Why Your Brain’s Wrong About Danger

The world is full of potential hazards. Unfortunately, the things that we’re afraid of oftentimes aren’t the things that are actually mostly likely to hurt us. Our brains’ admirably lightning-fast danger-detection system evolved in an environment different from the modern world, so it tends to trigger our alarms when the situation isn’t really that grievous. Worse, it can fail to activate when we really are faced with a real-and-present danger, leaving us prone to walk right into potentially harmful situations. That doesn’t mean we’re totally SOL, however. With a little effort we can consciously arm ourselves with rational risk-benefit analysis and try to override our erroneous automatic impulses.

For example? Here are some perceived dangers that get blown out of proportion:

Cell phone radiation. Uncertainty is a powerful trigger of anxiety. When new technologies reach a broad public, they can seem uncomfortably mysterious, and hence ready targets for health-scare furors. Remember Alar, silicone breast implants, electromagnetic fields from power lines? In the case of cell phones, the word “radiation” adds additional emotional baggage. The fact is, numerous studies have failed to turn up any conclusive evidence that cell phone emissions pose health risks, and the physics suggests it’s most likely impossible.

Vaccinations. We tend to be less afraid of things that provide an immediate, palpable benefit. The problem with vaccinations is that we never really know if they’ve helped us or not. What’s more, we’re intuitively suspicious of things we perceive as artificial rather than natural. These biases have helped stoke widespread panic about childhood vaccinations, which in turn expose kids to very real risk.

Terrorism. Specific, reliable information is a powerful defense against fear, while vague or untrustworthy information increases anxiety. Though the government has provided no evidence that organized Muslim terrorists are operating within the US, air travelers are still told that the threat level is “orange”—whatever that means.

Conversely, some kinds of threats consistently fail to trigger our inner alarm system, so we’re apt to endanger ourselves by overlooking them. Some of the more pressing:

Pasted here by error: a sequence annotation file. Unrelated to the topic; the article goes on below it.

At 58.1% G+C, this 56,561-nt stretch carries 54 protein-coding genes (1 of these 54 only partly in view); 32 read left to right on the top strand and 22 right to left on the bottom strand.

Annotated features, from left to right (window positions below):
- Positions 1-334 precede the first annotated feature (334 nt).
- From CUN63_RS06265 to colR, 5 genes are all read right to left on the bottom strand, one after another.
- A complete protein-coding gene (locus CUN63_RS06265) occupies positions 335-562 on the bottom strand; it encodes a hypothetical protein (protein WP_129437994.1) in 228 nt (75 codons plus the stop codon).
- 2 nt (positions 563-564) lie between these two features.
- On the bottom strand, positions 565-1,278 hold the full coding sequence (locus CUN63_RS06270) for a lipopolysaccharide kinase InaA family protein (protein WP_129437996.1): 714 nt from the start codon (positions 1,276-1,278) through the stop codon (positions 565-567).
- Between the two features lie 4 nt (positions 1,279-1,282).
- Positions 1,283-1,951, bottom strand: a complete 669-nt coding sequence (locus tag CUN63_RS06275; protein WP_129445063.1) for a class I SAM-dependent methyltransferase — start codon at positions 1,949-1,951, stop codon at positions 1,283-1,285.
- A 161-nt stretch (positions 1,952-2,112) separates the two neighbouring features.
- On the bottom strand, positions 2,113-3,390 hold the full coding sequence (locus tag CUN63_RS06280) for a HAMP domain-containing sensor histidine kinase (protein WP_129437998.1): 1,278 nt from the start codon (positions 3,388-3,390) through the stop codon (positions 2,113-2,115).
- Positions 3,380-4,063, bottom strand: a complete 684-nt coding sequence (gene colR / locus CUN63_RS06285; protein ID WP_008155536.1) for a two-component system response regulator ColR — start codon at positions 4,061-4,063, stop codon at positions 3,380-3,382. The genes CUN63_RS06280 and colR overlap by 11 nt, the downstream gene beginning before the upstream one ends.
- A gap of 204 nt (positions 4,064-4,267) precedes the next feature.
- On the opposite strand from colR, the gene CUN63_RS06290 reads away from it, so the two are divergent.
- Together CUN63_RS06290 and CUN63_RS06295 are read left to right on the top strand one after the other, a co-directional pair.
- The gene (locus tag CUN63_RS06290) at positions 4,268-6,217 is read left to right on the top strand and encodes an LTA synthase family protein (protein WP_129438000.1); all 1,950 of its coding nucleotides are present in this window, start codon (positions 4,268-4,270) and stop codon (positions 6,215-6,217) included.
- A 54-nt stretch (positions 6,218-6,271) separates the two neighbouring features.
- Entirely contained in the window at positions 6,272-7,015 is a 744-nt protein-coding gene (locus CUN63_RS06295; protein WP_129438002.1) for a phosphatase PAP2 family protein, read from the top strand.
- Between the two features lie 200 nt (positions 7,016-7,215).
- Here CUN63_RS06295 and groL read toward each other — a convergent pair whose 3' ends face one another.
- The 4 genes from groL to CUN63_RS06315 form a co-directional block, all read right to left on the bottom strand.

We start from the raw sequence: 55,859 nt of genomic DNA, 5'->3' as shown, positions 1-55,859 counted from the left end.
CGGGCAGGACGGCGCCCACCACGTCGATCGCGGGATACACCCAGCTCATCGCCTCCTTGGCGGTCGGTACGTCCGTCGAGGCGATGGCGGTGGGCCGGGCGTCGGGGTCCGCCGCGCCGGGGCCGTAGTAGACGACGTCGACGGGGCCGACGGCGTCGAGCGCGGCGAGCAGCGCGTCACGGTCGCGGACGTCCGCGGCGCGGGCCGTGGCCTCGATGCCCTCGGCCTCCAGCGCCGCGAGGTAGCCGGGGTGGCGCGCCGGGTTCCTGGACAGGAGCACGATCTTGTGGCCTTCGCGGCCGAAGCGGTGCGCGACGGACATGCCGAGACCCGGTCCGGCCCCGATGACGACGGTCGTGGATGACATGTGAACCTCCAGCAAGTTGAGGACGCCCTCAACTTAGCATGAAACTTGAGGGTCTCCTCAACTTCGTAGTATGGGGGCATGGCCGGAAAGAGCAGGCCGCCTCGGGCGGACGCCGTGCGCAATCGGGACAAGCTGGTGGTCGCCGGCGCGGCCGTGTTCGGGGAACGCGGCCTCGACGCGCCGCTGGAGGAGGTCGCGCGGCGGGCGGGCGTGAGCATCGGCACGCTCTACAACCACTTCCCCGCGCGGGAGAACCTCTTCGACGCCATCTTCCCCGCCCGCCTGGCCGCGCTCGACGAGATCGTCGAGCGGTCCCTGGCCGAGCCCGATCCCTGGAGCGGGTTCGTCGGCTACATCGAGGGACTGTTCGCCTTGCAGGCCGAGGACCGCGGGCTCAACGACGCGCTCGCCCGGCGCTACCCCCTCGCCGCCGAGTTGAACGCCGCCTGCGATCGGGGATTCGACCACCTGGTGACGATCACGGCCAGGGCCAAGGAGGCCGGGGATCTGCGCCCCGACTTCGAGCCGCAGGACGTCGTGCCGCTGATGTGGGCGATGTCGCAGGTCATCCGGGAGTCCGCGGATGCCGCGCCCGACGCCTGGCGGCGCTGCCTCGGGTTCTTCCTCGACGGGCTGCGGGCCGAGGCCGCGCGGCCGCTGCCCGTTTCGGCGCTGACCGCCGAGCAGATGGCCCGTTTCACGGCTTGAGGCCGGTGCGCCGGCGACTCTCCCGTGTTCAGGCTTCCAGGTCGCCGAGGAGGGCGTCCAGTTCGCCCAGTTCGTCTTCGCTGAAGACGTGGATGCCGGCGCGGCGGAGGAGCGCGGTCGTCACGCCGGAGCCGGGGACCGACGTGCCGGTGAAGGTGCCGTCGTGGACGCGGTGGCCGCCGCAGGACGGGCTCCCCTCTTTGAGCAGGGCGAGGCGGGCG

Driving. A sense of being in control suppresses fear, so most of us feel invincible when we’re behind the wheel. In reality, we’re at risk of other drivers and other hazards. Last year, 82 Americans died every day on our roads.

Obesity. Because we don’t directly perceive the link between taking that extra bite and the catastrophic lethality of a heart attack or stroke, we find it hard to generate an emotional reaction to the dangers of obesity. Worse, because of a psychological phenomenon called “optimism bias,” we tend to overestimate our ability to change our eating habits. That’s unfortunate, because obesity is one of the worst and fastest-growing health problems facing this country.

Nuclear war. For decades, Americans worried that they might be wiped out in a nuclear attack. After the fall of Communism, that danger seemed to melt away. But thousands of nukes remain on standby. Many experts in the field of global risk assessment rank the danger of nuclear war as one of the few threats that could credibly end civilization in the near future. But since hardly anyone talks about it anymore, we can’t easily imagine an Armageddon scenario, fear it, or push for something to be done about it.

In his book How Risky Is It, Really?, risk management expert (and fellow PT blogger) David Ropeik dubs the difference between fear and actual risk “the Perception Gap.” This discrepancy can not only lead us to engage in dangerous behavior, he says, but can foment health-damaging stress. The first step to responding more intelligently is to recognize how instinct steers us wrong. “Just as we use a seat belt to protect ourselves in a dangerous environment,” Ropeik says, “we can use knowledge of the cognitive biases to help protect us from dangerous misjudgment.”

That’s what he believes, at any rate—it could just be the optimism bias talking.